Samamidon - Bright Sunny South (***)
A folk singer cast from an old-fashioned mould, Sam Amidon rearranges and repurposes songs from the ages, his albums to date principally reinterpreting hymns and trad folk standards – plus, often, a cover version of lesser vintage, with Tears for Fears and R Kelly gracing past releases, and Bright Sunny South offering up an incongruously reworked Mariah Carey number.
But while his sources are venerably second-hand, the selected songs are reborn in novel shapes, with jazz inflections and instrumentation beyond the banjo-fiddle-acoustic genre hub. That’s not to say the fruits of Amidon’s latest labours will curry broad favour, with Bright Sunny South likely to play best to those already partial to roots re-visitations, or existing fans of the Vermont artist’s work. But then again, Amidon’s hardly shooting for mainstream adoration, with the aforementioned Carey cut less an aspirational point-of-reference, more an impressive (and successful) attempt to find depth where it’s least expected.
Out 13th May
Thirty Pounds of Bone - I Cannot Sing You Here, But for Songs of Where (****)
I Cannot Sing You Here, But for Songs of Where is Johnny Lamb’s third album as Thirty Pounds of Bone, and its title is evocatively apt. As Lamb sings these ‘songs of where’ – recorded in dozens of bucolic locales from Shetland loch-sides to coves in Cornwall; quartered into sections entitled Past Place, Present Place and suchlike; and woven through with field recordings that hark to earthy origins – it’s easy to feel transported.
This applies not only to space (with allusions to and echoes of landscape in every water splash and wind howl) but time, as Lamb carves his niche amidst a plethora of traditional folk sounds. But this is no moribund exercise in revivalism; rather, I Cannot Sing You Here… is a vibrant collection that combines old and new to great effect, with special mention owed to drone-backed opener Veesik for the Broch and tender ballad The Snow in Kiel.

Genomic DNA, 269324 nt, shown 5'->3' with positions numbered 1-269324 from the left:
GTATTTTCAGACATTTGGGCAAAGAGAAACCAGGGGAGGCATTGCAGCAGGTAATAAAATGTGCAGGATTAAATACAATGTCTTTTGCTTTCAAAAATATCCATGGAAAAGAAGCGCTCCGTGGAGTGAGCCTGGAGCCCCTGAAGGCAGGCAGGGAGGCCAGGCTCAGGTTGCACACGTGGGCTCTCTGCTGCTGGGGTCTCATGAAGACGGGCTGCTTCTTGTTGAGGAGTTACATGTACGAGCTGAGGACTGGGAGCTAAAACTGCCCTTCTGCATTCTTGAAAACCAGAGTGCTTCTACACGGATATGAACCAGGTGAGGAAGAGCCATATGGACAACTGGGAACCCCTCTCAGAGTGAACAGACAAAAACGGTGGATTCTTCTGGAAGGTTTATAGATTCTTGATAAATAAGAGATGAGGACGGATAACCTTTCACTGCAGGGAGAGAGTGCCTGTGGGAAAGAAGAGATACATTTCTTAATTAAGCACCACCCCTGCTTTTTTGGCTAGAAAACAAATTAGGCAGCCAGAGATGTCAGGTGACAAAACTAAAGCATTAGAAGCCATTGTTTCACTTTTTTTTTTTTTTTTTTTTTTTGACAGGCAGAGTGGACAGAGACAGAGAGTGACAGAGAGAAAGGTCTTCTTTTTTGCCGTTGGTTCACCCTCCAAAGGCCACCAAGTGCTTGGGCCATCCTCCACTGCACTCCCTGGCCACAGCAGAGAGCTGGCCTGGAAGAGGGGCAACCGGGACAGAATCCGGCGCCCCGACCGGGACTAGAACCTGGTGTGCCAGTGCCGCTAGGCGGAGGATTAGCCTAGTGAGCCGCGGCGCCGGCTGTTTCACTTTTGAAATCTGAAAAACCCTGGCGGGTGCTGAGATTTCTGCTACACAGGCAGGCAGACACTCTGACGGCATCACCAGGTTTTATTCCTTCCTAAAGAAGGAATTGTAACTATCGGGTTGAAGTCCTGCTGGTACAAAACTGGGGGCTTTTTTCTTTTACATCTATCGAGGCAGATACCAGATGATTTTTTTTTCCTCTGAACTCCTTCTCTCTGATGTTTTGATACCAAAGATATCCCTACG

Boats - A Fairway Full of Miners (***)
On third album A Fairway Full of Miners, Winnipeg’s Boats convey an array of unruly but endearing quirks that are liable to be manna to some, anathema to others. Their hyperactive brand of indie-pop recalls the likes of Architecture in Helsinki, with lyrics that straddle strange poetry and jolly nonsense (“o mighty cufflink pincher, o frothy eater of sandwiches!”), and a playful songwriting style that conjoins carnivalesque abandon (O Telescope’s hollering noisiness) with extra-sugared electro-pop (We Got Tables and Chairs’ glockenspiel/guitar solos blend).
Mat Klachefsky’s high-pitched nasal yelp needs acclimatising to (Getting Worst.Jpeg’s shrill assault especially so) and there are moments where the smorgasbord of ideas starts to sound less like inspired eccentricity and more like a band in search of a rudder. But when it works, it really works, with Animated GIFS a squelchy twee-epic and Advice on Bioluminescent Bears undoubtedly the year’s finest song about a captive colour-changing grizzly.
Out 20th May